Day-long inter-continental missions (for one-offs or small-scale ops) are fine and actually better creating a nearby land base since that obviates the necessity of creating the required maintenance facilities (including the specialized (by aircraft type) maintenance equipment and supporting systems) as well as secure, sheltered bunkers for aircraft and facilities for crew and support people. Those are major expenditures. Modern aircraft require sophisticated electronics that aren't repaired by simply tossing the box on an electronics bench and poking around with meters and scopes. Many systems require multi-million dollar automated testing systems that utilize computers to perform the actual testing and troubleshooting (not all of it, just the long dull portion). In some cases, flight data computers, for example, complete manual testing could take weeks, while the CAT systems can complete the same testing during a single shift (or so). In addition to the electronics, there is the matter of support equipment for the mechanical systems (electrical, engines, hydraulic), ground support equipment, specialized stands and racks to handle engines/fuselage sections/wings.

And that doesn't even touch on the personnel aspects. Housing for crews, maintenance teams, medical, support staff.

In essence, setting up an new land facility as opposed to using a existing carrier or mounting an inter-continental strike is too expensive.

As shown by your reply, you don't actually understand mechanics of airstrikes or the application of tactical/strategic air power from sea-based platforms. There are quite a few long-service vets on Slashdot who won't hesitate to pounce on uninformed comments.

tl;dr: It's no simple or inexpensive task to support aircraft in the field. Aircraft carriers can loiter and prosecute an action for longer than you'd be willing to stay at sea cooped up, seeing the same couple dozen people 24/7. Aircraft carriers or inter-continental strikes are usually the best way to proceed unless you're gearing up for a very long, very large forward action (think invading another country, not a NATO action like Kosovo).

Comment: Seriously? Find a better reason (Score 1) 163

by TrentTheThief (#48350277) Attached to: The Military's Latest Enemy: Climate Change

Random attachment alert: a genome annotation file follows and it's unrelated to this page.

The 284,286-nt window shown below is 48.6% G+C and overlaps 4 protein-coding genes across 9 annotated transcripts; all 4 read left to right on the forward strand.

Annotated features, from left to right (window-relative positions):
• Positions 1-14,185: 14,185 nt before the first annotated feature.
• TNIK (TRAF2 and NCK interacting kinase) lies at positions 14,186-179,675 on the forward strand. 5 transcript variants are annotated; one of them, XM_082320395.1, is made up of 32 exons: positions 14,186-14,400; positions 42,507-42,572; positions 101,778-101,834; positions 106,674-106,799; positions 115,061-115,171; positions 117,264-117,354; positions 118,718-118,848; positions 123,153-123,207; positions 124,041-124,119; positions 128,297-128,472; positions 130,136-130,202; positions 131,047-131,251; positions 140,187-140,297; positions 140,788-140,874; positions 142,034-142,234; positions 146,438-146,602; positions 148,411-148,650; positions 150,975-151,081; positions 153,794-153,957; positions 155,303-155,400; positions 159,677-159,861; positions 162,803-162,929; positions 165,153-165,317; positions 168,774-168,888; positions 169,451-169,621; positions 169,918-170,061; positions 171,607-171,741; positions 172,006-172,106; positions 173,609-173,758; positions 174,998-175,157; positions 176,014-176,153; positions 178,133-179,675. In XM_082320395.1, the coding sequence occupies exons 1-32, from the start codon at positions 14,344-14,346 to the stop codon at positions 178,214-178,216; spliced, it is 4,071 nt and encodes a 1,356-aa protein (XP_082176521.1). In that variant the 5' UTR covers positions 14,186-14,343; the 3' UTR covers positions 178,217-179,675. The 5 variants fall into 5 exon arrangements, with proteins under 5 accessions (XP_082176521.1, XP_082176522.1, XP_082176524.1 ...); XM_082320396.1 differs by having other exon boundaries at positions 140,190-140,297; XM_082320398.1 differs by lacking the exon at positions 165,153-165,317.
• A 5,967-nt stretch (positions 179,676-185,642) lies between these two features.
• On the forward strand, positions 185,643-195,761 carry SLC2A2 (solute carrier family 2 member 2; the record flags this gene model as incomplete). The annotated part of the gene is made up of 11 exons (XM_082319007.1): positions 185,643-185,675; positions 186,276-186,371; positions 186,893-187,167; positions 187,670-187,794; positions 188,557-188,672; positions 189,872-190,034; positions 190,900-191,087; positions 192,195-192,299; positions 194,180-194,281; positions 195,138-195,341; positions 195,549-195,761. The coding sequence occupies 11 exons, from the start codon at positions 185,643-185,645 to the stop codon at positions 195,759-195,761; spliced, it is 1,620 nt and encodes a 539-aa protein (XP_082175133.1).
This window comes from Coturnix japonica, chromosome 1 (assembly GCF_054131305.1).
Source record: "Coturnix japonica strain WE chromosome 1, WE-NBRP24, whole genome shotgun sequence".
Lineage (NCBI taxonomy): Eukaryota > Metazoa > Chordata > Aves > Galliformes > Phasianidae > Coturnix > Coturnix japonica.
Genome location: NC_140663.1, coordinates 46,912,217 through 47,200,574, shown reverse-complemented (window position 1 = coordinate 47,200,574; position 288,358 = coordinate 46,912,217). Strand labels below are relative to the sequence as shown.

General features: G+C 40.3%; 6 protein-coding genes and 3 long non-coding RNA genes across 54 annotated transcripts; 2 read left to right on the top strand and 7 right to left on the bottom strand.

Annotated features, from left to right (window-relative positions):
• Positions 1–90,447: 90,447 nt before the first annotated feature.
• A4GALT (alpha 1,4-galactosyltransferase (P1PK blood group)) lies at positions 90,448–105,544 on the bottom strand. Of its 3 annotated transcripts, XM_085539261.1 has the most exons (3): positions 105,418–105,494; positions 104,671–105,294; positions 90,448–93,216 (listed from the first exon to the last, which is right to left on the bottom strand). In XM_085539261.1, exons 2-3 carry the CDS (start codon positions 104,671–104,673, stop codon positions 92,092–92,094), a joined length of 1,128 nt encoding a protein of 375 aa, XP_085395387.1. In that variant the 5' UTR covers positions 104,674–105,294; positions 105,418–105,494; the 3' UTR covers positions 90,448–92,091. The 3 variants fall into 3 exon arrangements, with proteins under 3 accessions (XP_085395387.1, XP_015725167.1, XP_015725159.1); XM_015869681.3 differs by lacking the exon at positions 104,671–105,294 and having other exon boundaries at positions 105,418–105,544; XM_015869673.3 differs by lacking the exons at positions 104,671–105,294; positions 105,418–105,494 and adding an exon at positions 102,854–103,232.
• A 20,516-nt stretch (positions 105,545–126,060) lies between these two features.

Come on, Lasrick, haven't you heard that aircraft carriers don't need "facilities" from which to launch bomb strikes? Or that the B2/B52/F117 aircraft are more than capable of flying from the US to any damned place in the world to drop a bomb? Mid-air refueling and all that....

If you want credibility, don't spout inanities.

Comment: Re:Coastal people live in their own universe (Score 2, Insightful) 264

by TrentTheThief (#48326889) Attached to: We Are Running Out of Sand

Natural Resources are things found in nature that are used and can be used up. Clean water, breathable air, plant life, animal life, arable land, those are natural resources. They are consumed through use and can be overused to the point of disappearing. A beach on the other hand, that is not a natural resource. It's a terrain feature, just like a mountain. You can no more "use up" a beach than you can use up the view of Mt. McKinley.

Unfortunately (as viewed by beach residents), beach erosion _IS_ natural. That's how it works. The beaches need protection from people like you since you don't understand what qualities define a natural resource and through your ignorance think you can "repair" a beach.

Attempting to "preserve" beaches does no more than screw up the beaches for people who live down-current (no matter which direction that current flows.) You don't understand how the ocean or the earth work.

Beaches are supposed to erode. That is MOTHERFUCKING NATURE. Deal with it.

Study some oceanography.

Comment: But what about the children??? (Score 1) 314

Hey, the Finn cop's missed child trafficking! They were supposed to add, "Help prevent child trafficking" to their laundry list of bullshit reasons for doing something entirely meaningless to prevent something that they are already powerless to prevent.

If money can't buy happiness, I guess you'll just have to rent it.